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P "KA50" (UK)

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I Am Soldier [DVD] [2014]
I Am Soldier [DVD] [2014]
Dvd ~ Ronnie Thompson
Price: £3.99

1 of 2 people found the following review helpful
1.0 out of 5 stars For heaven's sake do not bother, 27 Sept. 2014
This review is from: I Am Soldier [DVD] [2014] (DVD)
This is astonishingly bad. Direction, production values, script, acting, nothing good. It's rather like watching a film about a computer game without even the pleasure of playing the game yourself. At times at is cringeworthy. It can only appeal to 13 year olds.
The remarkable regiment that is the SAS deserves far better than this adolescent claptrap.


Gravity [DVD] [2013]
Gravity [DVD] [2013]
Dvd ~ Sandra Bullock
Price: £4.87

4 of 8 people found the following review helpful
1.0 out of 5 stars Expected so much more, 23 Aug. 2014
This review is from: Gravity [DVD] [2013] (DVD)
Big disappointment

Visual special effects good but ruined by terrible over-the- top music. Sandra Bullocks character early in the film says the best thing about space is the silence. How ironic . Most of the film is horrendously loud. The plot was slow.
The "the world is beautiful and life is precious" message is presented in a very unsubtle and obvious way.
The performances were OK but I expected so much more from this.

A film needs more than good 3D effects to work.


Mongol [Blu-ray]
Mongol [Blu-ray]
Dvd ~ Tadanobu Asano
Offered by Champion Toys
Price: £5.99

2 of 2 people found the following review helpful
5.0 out of 5 stars Brilliant, 28 Jan. 2011
This review is from: Mongol [Blu-ray] (Blu-ray)
If you are looking for a historically accurate account of the early years of Genghis Khan, don't watch it. If you want to watch a superb, beautiful film, I can't recommend this highly enough. Though gory in parts, it is not really a war film but a love story - the main character with his wife and also in a brotherly-love way with a fellow Mongol leader. Hope they make the rest of the planned trilogy.


Lustrum
Lustrum
by Robert Harris
Edition: Hardcover

3 of 4 people found the following review helpful
4.0 out of 5 stars Excellent (unless you're a Caesar fan), 10 Feb. 2010
This review is from: Lustrum (Hardcover)
This novel brilliantly brings to life the dramatic true story of the final decline of the Roman Republic. Cicero is the perfect choice as the central character and the picture drawn of life in Rome is accurate and interesting. This is a great read both for those familiar with the period and for those new to it.

The account of events is mostly pretty accurate and well-researched, with the inaccuracies generally of a minor nature. Perhaps the largest divergence from truth is in the depiction of Caesar as the villain of the piece. Certainly he was very ambitious and power-hungry but this was hardly a rarity in Rome in this or any other period (or, for that matter, anywhere at any time). He wasn't the only one trying to achieve personal supremacy, but just happened to be the best at it. Several of the actions and indeed motivations attributed to Caesar in this book are not supported by historical evidence. Caesar was renowned for his personal charm and generosity (not always towards the wives of other Senators!) and his clemency to beaten opponents. The offer of a 'job' to Cicero to help him in his great crisis is a good example of how an act of generosity is twisted round to appear as something else.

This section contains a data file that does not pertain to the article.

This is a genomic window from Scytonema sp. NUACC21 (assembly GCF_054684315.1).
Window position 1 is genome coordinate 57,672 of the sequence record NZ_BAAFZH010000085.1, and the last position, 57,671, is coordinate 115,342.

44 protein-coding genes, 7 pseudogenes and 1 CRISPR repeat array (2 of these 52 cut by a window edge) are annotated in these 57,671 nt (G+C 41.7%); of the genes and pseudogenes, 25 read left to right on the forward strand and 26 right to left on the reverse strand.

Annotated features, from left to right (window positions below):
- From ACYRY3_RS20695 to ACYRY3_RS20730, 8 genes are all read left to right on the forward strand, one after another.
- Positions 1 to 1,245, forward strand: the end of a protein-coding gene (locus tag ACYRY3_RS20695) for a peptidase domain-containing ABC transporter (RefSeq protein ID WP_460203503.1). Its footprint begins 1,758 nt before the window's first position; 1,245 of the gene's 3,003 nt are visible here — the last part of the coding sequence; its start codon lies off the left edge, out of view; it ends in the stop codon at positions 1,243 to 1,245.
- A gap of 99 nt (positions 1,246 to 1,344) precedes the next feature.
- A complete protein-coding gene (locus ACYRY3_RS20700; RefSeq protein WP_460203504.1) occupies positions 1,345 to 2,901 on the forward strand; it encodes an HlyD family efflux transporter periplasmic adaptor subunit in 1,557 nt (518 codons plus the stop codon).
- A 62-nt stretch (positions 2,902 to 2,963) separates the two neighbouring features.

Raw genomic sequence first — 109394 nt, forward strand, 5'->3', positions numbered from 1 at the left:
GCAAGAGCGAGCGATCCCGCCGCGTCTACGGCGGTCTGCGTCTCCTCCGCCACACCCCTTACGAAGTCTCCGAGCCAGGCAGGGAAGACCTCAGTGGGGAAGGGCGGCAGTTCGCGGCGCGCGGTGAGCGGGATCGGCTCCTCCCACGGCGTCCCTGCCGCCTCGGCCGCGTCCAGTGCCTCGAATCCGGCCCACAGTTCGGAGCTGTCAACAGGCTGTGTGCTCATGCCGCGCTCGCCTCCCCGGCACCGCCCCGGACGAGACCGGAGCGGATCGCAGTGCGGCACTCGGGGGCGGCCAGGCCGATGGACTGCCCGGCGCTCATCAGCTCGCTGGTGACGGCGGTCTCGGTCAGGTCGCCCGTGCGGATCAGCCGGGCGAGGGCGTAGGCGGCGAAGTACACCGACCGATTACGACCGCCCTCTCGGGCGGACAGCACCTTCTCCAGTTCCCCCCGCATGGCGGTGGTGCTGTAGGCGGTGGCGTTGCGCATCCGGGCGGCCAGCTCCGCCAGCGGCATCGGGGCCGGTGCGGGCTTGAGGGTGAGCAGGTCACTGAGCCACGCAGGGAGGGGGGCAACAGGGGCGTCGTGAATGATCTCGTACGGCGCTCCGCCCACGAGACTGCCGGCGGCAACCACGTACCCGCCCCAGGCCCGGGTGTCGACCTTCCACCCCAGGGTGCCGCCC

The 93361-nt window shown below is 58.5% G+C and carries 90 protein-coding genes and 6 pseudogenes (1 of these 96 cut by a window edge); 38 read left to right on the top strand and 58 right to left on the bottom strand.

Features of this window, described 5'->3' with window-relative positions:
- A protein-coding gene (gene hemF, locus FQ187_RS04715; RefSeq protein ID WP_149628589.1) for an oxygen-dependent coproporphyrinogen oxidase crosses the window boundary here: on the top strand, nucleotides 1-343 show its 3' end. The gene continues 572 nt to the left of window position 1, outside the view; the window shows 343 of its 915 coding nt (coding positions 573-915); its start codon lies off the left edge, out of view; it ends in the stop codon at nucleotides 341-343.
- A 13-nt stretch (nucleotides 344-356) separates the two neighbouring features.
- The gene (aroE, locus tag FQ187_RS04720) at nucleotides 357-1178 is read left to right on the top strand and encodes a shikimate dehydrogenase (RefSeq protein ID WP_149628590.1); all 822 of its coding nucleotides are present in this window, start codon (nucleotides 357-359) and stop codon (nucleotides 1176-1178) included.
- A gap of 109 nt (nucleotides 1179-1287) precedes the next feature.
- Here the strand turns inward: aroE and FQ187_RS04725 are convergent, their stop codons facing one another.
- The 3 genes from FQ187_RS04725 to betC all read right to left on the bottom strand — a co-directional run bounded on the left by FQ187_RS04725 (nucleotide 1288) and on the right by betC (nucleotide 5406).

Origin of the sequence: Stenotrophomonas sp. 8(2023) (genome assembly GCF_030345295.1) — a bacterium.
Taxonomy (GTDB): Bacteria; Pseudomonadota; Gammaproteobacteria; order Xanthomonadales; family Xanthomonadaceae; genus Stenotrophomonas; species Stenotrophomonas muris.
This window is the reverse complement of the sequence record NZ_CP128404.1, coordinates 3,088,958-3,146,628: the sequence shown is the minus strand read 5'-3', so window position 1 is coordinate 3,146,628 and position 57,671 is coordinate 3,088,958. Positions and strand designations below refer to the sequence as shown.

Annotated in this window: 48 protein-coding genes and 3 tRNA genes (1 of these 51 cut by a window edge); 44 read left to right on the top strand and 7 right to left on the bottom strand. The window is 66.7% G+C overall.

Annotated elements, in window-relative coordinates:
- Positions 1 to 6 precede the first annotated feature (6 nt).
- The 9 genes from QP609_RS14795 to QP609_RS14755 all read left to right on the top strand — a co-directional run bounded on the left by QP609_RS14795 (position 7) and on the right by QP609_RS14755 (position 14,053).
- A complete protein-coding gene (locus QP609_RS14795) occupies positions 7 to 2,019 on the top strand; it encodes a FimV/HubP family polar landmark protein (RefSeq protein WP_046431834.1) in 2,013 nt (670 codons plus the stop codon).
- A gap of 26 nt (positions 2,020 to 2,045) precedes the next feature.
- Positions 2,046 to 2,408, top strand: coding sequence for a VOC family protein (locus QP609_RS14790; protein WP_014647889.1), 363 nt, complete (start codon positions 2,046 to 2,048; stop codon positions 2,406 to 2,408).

To imply that Caesar destroyed the Roman Republic is like saying that the Battle of Berlin decided the 2nd World War. Having said that, it is quite reasonable to accept this as a dramatic device: every good story needs a good "baddie".

All this does not alter the fact that this series of novels (so far) is probably the best fictionalised account of the period that you will find and I strongly recommend it.
Comment Comment (1) | Permalink | Most recent comment: May 4, 2010 8:11 PM BST


Empire: Total War (PC DVD)
Empire: Total War (PC DVD)
Offered by Digitalville UK
Price: £6.02

5 of 6 people found the following review helpful
1.0 out of 5 stars Poor design, poor execution, 13 July 2009
= Fun:1.0 out of 5 stars 
I have all previous Total War games and rate them all highly. This game however is a major disappointment.

The things that have been omitted from previous games are mostly the good bits. The new features that have been introduced to this game are not particularly interesting and do not enhance the gaming experience.

The game's bugs will eventually be repaired but this will not rescue a product marred by poor design and execution. Admittedly the battle graphics (once the bugs have been fixed) are very impressive. However the campaign map graphics are actually worse than previous games.

The different factions within the game have virtually no national characteristics. The naval battles are a waste of time. The economics are not well balanced. I could go on. It is simply not an immersive experience.

The game, as indicated by many other reviewers, was clearly rushed. Although the technical difficulties are being resolved, the fundamental design flaws are unlikely to ever be fixed because so much of the game would require a re-write.

If you want to buy a Total War game, buy the superb Medieval 2, the finest strategy game I have ever played. And it will be cheaper.

As for Steam, it has some advantages, but it is rather frustrating that it sometimes prevents me from playing the game I have bought due to its 'servers being busy' whether I am logged on to the internet or not.